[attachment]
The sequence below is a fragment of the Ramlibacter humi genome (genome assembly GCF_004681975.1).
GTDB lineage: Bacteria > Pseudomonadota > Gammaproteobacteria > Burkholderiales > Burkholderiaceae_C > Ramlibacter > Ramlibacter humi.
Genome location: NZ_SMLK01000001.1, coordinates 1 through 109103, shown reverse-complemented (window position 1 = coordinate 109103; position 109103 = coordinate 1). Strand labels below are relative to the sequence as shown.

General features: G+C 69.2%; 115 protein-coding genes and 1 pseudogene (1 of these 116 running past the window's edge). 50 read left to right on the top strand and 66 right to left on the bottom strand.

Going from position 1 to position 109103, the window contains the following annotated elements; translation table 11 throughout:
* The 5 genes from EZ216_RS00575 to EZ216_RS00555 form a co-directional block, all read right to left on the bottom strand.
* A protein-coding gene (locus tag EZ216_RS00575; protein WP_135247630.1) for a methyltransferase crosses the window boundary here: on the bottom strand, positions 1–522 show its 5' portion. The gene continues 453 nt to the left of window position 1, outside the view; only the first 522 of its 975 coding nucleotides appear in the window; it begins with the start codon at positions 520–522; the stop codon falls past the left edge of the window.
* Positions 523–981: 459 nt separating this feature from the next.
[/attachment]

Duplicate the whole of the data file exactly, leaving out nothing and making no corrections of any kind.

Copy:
The sequence below is a fragment of the Ramlibacter humi genome (genome assembly GCF_004681975.1).
GTDB lineage: Bacteria > Pseudomonadota > Gammaproteobacteria > Burkholderiales > Burkholderiaceae_C > Ramlibacter > Ramlibacter humi.
Genome location: NZ_SMLK01000001.1, coordinates 1 through 109103, shown reverse-complemented (window position 1 = coordinate 109103; position 109103 = coordinate 1). Strand labels below are relative to the sequence as shown.

General features: G+C 69.2%; 115 protein-coding genes and 1 pseudogene (1 of these 116 running past the window's edge). 50 read left to right on the top strand and 66 right to left on the bottom strand.

Going from position 1 to position 109103, the window contains the following annotated elements; translation table 11 throughout:
* The 5 genes from EZ216_RS00575 to EZ216_RS00555 form a co-directional block, all read right to left on the bottom strand.
* A protein-coding gene (locus tag EZ216_RS00575; protein WP_135247630.1) for a methyltransferase crosses the window boundary here: on the bottom strand, positions 1–522 show its 5' portion. The gene continues 453 nt to the left of window position 1, outside the view; only the first 522 of its 975 coding nucleotides appear in the window; it begins with the start codon at positions 520–522; the stop codon falls past the left edge of the window.
* Positions 523–981: 459 nt separating this feature from the next.